I’m in awe of nature.

I’m in awe of science.

And I’m in awe of the power of love.

I’m walking around right now too amazed to be afraid. No, I don’t want to die. And I don’t want others to die. But for me, I’m not afraid to die. I’ve had a good run.

I realize this is a once in a century event and will likely have impacts that span generations. It was never a hoax. Or conspiracy. It’s not economic. Or political. It’s nature. …

After decades living with dogs, I am still routinely amazed at how much I love them. And I often think about why. I mean, they don’t speak. They don’t do the dishes. I pick up their poop and feed them every day. So what exactly is this incredible emotional bond that I feel with them? How is it even possible?

Last Thursday I drove to Tampa to see my daughter in college. I was going to fly and rent a car, but she asked that I bring Strider, our ten-year-old Australian Shepherd, down to visit her. She was eight when…

The flag flies over our driveway. I own a dozen shirts. A half dozen hats. All of our cars have some branded paraphernalia. We’re Astros fans. All of us. Thanks to my history with the team.

And I’m pissed. The Houston Astros stripped me of the best sports moment of my life-the 2017 World Series. And I’m not seeing enough today from players to make me feel any better about it.

I became a fan in 1980 when we moved to Houston. Remained a huge fan until I moved to NYC in 89, and, thanks to proximity, my focus turned to a pretty bad Yankees team. So I had NY as my AL team and Houston as my NL team-but when the Astros joined the AL in 2013, I had to choose.

I got into advertising because of Super Bowl commercials.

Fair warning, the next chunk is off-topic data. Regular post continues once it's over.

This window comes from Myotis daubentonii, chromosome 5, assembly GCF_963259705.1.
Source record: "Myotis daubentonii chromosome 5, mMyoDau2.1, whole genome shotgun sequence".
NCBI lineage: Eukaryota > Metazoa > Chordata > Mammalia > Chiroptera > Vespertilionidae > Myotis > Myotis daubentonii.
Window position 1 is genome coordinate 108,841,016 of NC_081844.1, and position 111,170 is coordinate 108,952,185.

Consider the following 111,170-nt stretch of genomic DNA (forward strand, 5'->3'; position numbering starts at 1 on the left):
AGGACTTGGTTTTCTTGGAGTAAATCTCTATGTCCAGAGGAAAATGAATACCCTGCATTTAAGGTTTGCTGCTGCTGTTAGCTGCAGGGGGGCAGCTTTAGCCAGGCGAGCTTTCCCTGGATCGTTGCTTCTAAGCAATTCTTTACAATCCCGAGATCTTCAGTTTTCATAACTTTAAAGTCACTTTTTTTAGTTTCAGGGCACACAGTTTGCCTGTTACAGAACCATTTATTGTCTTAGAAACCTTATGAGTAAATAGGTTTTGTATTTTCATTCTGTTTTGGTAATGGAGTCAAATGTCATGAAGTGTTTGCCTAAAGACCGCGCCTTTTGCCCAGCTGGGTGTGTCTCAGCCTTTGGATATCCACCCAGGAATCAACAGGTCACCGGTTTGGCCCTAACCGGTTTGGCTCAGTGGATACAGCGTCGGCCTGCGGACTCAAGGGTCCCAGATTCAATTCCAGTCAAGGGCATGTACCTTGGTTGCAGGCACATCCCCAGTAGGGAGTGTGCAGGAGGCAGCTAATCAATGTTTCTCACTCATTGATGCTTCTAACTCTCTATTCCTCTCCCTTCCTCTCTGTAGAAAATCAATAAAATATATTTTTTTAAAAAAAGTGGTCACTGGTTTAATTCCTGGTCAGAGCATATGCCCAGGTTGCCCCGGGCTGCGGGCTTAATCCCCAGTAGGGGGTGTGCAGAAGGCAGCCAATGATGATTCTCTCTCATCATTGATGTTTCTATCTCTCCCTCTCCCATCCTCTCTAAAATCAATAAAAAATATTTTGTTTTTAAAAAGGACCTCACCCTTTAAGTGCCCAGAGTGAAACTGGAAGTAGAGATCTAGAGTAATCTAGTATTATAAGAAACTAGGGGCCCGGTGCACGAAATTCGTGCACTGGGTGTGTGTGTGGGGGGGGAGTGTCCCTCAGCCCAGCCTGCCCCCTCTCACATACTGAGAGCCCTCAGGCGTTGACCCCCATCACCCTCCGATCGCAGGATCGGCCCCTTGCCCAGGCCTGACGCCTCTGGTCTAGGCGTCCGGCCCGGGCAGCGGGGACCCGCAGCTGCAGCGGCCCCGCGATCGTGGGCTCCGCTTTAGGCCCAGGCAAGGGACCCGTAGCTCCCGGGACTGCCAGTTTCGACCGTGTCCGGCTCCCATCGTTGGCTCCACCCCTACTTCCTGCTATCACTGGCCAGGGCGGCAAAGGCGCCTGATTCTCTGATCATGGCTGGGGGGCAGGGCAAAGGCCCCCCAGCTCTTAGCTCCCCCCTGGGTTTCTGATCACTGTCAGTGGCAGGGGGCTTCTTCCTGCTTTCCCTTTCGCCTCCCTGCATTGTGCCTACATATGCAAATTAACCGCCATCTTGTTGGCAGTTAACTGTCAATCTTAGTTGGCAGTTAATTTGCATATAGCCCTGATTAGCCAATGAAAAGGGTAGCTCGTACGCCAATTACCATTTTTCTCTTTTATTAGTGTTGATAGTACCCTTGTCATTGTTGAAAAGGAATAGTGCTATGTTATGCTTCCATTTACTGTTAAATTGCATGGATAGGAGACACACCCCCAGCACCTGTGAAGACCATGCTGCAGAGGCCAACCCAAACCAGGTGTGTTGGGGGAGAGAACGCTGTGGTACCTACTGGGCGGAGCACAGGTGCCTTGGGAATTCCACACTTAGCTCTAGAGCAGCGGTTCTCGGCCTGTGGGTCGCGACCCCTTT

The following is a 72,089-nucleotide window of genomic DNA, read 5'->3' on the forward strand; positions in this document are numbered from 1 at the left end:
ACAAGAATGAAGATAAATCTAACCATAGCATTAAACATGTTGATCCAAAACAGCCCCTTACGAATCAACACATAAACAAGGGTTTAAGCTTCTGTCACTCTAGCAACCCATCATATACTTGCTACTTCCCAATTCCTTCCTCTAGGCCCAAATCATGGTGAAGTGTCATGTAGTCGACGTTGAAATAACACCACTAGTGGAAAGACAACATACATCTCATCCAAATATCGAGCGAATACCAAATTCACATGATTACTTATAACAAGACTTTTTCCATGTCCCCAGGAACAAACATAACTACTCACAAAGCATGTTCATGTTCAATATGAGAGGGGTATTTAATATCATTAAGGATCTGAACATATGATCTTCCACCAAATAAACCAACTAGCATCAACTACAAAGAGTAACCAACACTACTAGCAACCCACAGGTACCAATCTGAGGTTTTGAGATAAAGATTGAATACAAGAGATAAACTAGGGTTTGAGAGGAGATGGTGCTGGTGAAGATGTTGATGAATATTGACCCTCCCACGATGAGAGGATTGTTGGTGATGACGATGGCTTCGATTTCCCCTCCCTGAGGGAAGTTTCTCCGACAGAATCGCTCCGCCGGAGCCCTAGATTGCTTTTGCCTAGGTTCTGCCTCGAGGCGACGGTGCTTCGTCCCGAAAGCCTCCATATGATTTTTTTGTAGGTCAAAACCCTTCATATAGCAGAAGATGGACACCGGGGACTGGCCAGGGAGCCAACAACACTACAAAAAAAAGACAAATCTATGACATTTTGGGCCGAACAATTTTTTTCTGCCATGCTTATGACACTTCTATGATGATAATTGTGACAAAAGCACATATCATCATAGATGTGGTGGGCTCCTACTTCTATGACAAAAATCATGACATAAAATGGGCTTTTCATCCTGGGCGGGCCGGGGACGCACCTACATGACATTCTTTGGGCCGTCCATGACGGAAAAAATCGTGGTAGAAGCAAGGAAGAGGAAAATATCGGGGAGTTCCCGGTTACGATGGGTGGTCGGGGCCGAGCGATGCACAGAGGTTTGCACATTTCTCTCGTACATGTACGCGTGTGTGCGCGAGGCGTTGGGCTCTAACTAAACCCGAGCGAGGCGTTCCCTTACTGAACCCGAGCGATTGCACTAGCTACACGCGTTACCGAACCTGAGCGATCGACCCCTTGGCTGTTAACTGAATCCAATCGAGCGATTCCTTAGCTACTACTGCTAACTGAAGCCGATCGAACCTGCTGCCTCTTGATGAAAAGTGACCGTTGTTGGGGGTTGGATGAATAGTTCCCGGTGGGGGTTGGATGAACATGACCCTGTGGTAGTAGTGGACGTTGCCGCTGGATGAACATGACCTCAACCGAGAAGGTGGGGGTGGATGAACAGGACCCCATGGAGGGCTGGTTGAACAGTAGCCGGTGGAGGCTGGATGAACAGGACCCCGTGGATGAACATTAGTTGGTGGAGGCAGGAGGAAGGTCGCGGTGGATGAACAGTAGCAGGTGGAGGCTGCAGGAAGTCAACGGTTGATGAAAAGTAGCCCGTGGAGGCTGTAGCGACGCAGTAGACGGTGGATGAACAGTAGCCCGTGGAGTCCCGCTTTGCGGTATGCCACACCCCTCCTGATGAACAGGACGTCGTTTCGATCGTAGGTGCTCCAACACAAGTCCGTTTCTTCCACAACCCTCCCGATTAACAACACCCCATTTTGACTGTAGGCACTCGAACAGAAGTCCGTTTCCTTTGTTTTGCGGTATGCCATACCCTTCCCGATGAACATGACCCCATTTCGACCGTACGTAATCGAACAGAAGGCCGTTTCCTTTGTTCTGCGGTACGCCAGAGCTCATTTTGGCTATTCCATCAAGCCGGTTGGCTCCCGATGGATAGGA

As a kid I’d always gravitated toward advertising in general, and even collected those Wacky Packs back in the day, but it was the ads during the biggest sporting event of the year that had me staring wide-eyed into the TV tube.

So when I got into advertising as a junior copywriter at the ripe old age of 35, I had dreams of doing high concept, high production Super Bowl commercials. Naturally.

Then I took a job in Charlotte. It was a good gig. I learned a lot. Won a bunch of awards. Made clients very happy. But during those…

A few years ago, for the first time since I was a boy, I woke from a dream in the middle of the night crying.

Only, it wasn’t monsters terrorizing me. It was worse. I was talking with my daughter somewhere in our house. Just random conversation, nothing important. But as she spoke, her voice began to fade. Slowly. Slowly. Until it disappeared and all I could see was her lips moving. I remember wondering why, and asking her if she could hear me, only to watch her try to answer-though I couldn’t hear. Then I woke up. Crying.

It was pretty heavy and made me realize just how much I love my kids and how devastating it would be never to hear their voices…

Jim Mitchem

Advertising Copywriter. Author. Dad. (http://www.quicklikemongoose.com)